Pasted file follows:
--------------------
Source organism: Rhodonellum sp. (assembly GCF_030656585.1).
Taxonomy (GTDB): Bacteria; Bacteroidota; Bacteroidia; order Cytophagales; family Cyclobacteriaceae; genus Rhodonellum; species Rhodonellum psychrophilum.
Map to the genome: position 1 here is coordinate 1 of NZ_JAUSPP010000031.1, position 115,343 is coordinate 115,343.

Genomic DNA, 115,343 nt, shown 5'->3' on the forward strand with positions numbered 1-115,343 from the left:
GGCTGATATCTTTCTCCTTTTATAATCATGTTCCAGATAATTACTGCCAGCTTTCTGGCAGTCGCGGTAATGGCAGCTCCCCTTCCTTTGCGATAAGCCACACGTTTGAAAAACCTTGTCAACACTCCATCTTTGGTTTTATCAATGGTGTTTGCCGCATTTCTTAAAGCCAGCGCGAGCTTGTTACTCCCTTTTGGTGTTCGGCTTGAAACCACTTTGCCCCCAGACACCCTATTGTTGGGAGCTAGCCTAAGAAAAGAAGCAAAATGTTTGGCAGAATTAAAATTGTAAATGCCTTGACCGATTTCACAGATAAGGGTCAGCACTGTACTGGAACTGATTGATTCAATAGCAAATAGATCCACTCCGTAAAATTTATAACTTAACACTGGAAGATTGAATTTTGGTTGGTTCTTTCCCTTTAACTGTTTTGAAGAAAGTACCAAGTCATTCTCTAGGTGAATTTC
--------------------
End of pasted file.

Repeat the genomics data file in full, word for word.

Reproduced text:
Source organism: Rhodonellum sp. (assembly GCF_030656585.1).
Taxonomy (GTDB): Bacteria; Bacteroidota; Bacteroidia; order Cytophagales; family Cyclobacteriaceae; genus Rhodonellum; species Rhodonellum psychrophilum.
Map to the genome: position 1 here is coordinate 1 of NZ_JAUSPP010000031.1, position 115,343 is coordinate 115,343.

Genomic DNA, 115,343 nt, shown 5'->3' on the forward strand with positions numbered 1-115,343 from the left:
GGCTGATATCTTTCTCCTTTTATAATCATGTTCCAGATAATTACTGCCAGCTTTCTGGCAGTCGCGGTAATGGCAGCTCCCCTTCCTTTGCGATAAGCCACACGTTTGAAAAACCTTGTCAACACTCCATCTTTGGTTTTATCAATGGTGTTTGCCGCATTTCTTAAAGCCAGCGCGAGCTTGTTACTCCCTTTTGGTGTTCGGCTTGAAACCACTTTGCCCCCAGACACCCTATTGTTGGGAGCTAGCCTAAGAAAAGAAGCAAAATGTTTGGCAGAATTAAAATTGTAAATGCCTTGACCGATTTCACAGATAAGGGTCAGCACTGTACTGGAACTGATTGATTCAATAGCAAATAGATCCACTCCGTAAAATTTATAACTTAACACTGGAAGATTGAATTTTGGTTGGTTCTTTCCCTTTAACTGTTTTGAAGAAAGTACCAAGTCATTCTCTAGGTGAATTTC